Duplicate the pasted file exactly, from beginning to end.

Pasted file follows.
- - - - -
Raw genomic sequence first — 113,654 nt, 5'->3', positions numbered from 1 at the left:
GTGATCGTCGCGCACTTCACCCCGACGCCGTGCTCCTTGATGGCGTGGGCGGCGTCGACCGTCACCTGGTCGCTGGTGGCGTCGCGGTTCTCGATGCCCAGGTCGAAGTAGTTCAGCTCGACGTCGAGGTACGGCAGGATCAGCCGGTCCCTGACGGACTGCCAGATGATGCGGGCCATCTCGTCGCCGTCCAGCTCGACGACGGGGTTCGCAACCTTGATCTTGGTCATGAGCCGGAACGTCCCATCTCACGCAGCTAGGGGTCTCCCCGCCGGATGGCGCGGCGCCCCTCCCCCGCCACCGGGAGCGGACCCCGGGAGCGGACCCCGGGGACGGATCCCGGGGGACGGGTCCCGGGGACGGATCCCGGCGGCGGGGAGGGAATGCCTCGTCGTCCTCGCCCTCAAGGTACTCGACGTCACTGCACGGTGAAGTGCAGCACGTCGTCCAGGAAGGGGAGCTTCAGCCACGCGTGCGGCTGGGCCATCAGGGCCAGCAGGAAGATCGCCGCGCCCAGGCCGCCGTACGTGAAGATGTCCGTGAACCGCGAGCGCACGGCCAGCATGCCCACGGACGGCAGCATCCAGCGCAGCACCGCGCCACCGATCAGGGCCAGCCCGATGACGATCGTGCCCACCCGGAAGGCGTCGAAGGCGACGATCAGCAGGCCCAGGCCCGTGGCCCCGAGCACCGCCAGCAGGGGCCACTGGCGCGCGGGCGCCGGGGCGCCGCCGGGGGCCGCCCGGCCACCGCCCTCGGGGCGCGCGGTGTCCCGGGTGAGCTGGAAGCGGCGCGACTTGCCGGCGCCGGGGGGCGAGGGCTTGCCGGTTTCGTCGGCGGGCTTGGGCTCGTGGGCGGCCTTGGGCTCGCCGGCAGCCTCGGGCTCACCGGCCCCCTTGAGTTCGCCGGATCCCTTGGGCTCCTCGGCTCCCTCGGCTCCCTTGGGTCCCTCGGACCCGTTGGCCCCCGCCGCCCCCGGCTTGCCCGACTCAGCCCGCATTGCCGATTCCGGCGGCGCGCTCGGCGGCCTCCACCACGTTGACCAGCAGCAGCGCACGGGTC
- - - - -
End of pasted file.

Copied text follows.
Raw genomic sequence first — 113,654 nt, 5'->3', positions numbered from 1 at the left:
GTGATCGTCGCGCACTTCACCCCGACGCCGTGCTCCTTGATGGCGTGGGCGGCGTCGACCGTCACCTGGTCGCTGGTGGCGTCGCGGTTCTCGATGCCCAGGTCGAAGTAGTTCAGCTCGACGTCGAGGTACGGCAGGATCAGCCGGTCCCTGACGGACTGCCAGATGATGCGGGCCATCTCGTCGCCGTCCAGCTCGACGACGGGGTTCGCAACCTTGATCTTGGTCATGAGCCGGAACGTCCCATCTCACGCAGCTAGGGGTCTCCCCGCCGGATGGCGCGGCGCCCCTCCCCCGCCACCGGGAGCGGACCCCGGGAGCGGACCCCGGGGACGGATCCCGGGGGACGGGTCCCGGGGACGGATCCCGGCGGCGGGGAGGGAATGCCTCGTCGTCCTCGCCCTCAAGGTACTCGACGTCACTGCACGGTGAAGTGCAGCACGTCGTCCAGGAAGGGGAGCTTCAGCCACGCGTGCGGCTGGGCCATCAGGGCCAGCAGGAAGATCGCCGCGCCCAGGCCGCCGTACGTGAAGATGTCCGTGAACCGCGAGCGCACGGCCAGCATGCCCACGGACGGCAGCATCCAGCGCAGCACCGCGCCACCGATCAGGGCCAGCCCGATGACGATCGTGCCCACCCGGAAGGCGTCGAAGGCGACGATCAGCAGGCCCAGGCCCGTGGCCCCGAGCACCGCCAGCAGGGGCCACTGGCGCGCGGGCGCCGGGGCGCCGCCGGGGGCCGCCCGGCCACCGCCCTCGGGGCGCGCGGTGTCCCGGGTGAGCTGGAAGCGGCGCGACTTGCCGGCGCCGGGGGGCGAGGGCTTGCCGGTTTCGTCGGCGGGCTTGGGCTCGTGGGCGGCCTTGGGCTCGCCGGCAGCCTCGGGCTCACCGGCCCCCTTGAGTTCGCCGGATCCCTTGGGCTCCTCGGCTCCCTCGGCTCCCTTGGGTCCCTCGGACCCGTTGGCCCCCGCCGCCCCCGGCTTGCCCGACTCAGCCCGCATTGCCGATTCCGGCGGCGCGCTCGGCGGCCTCCACCACGTTGACCAGCAGCAGCGCACGGGTC